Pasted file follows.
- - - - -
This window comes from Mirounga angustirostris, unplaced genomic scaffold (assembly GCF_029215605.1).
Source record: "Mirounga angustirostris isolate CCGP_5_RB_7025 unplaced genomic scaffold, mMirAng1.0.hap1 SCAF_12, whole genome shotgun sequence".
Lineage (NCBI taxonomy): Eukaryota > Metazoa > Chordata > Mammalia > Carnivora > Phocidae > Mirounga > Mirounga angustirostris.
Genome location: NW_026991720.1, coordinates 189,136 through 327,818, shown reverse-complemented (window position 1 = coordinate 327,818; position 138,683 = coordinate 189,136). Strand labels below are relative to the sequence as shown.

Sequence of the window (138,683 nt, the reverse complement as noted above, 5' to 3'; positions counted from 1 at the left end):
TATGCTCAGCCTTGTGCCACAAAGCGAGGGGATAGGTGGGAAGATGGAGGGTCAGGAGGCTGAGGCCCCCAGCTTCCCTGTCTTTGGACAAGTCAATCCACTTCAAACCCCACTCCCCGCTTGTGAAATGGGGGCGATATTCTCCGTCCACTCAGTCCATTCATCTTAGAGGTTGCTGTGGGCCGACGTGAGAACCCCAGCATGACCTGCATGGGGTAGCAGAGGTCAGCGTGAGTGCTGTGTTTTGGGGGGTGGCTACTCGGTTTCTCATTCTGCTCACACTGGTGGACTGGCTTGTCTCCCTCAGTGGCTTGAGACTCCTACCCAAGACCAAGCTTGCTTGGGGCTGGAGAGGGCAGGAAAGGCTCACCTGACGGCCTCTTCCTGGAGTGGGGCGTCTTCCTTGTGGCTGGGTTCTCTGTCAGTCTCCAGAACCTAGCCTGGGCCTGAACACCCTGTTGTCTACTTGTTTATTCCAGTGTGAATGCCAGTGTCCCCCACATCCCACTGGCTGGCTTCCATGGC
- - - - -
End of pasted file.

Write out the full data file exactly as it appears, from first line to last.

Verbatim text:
This window comes from Mirounga angustirostris, unplaced genomic scaffold (assembly GCF_029215605.1).
Source record: "Mirounga angustirostris isolate CCGP_5_RB_7025 unplaced genomic scaffold, mMirAng1.0.hap1 SCAF_12, whole genome shotgun sequence".
Lineage (NCBI taxonomy): Eukaryota > Metazoa > Chordata > Mammalia > Carnivora > Phocidae > Mirounga > Mirounga angustirostris.
Genome location: NW_026991720.1, coordinates 189,136 through 327,818, shown reverse-complemented (window position 1 = coordinate 327,818; position 138,683 = coordinate 189,136). Strand labels below are relative to the sequence as shown.

Sequence of the window (138,683 nt, the reverse complement as noted above, 5' to 3'; positions counted from 1 at the left end):
TATGCTCAGCCTTGTGCCACAAAGCGAGGGGATAGGTGGGAAGATGGAGGGTCAGGAGGCTGAGGCCCCCAGCTTCCCTGTCTTTGGACAAGTCAATCCACTTCAAACCCCACTCCCCGCTTGTGAAATGGGGGCGATATTCTCCGTCCACTCAGTCCATTCATCTTAGAGGTTGCTGTGGGCCGACGTGAGAACCCCAGCATGACCTGCATGGGGTAGCAGAGGTCAGCGTGAGTGCTGTGTTTTGGGGGGTGGCTACTCGGTTTCTCATTCTGCTCACACTGGTGGACTGGCTTGTCTCCCTCAGTGGCTTGAGACTCCTACCCAAGACCAAGCTTGCTTGGGGCTGGAGAGGGCAGGAAAGGCTCACCTGACGGCCTCTTCCTGGAGTGGGGCGTCTTCCTTGTGGCTGGGTTCTCTGTCAGTCTCCAGAACCTAGCCTGGGCCTGAACACCCTGTTGTCTACTTGTTTATTCCAGTGTGAATGCCAGTGTCCCCCACATCCCACTGGCTGGCTTCCATGGC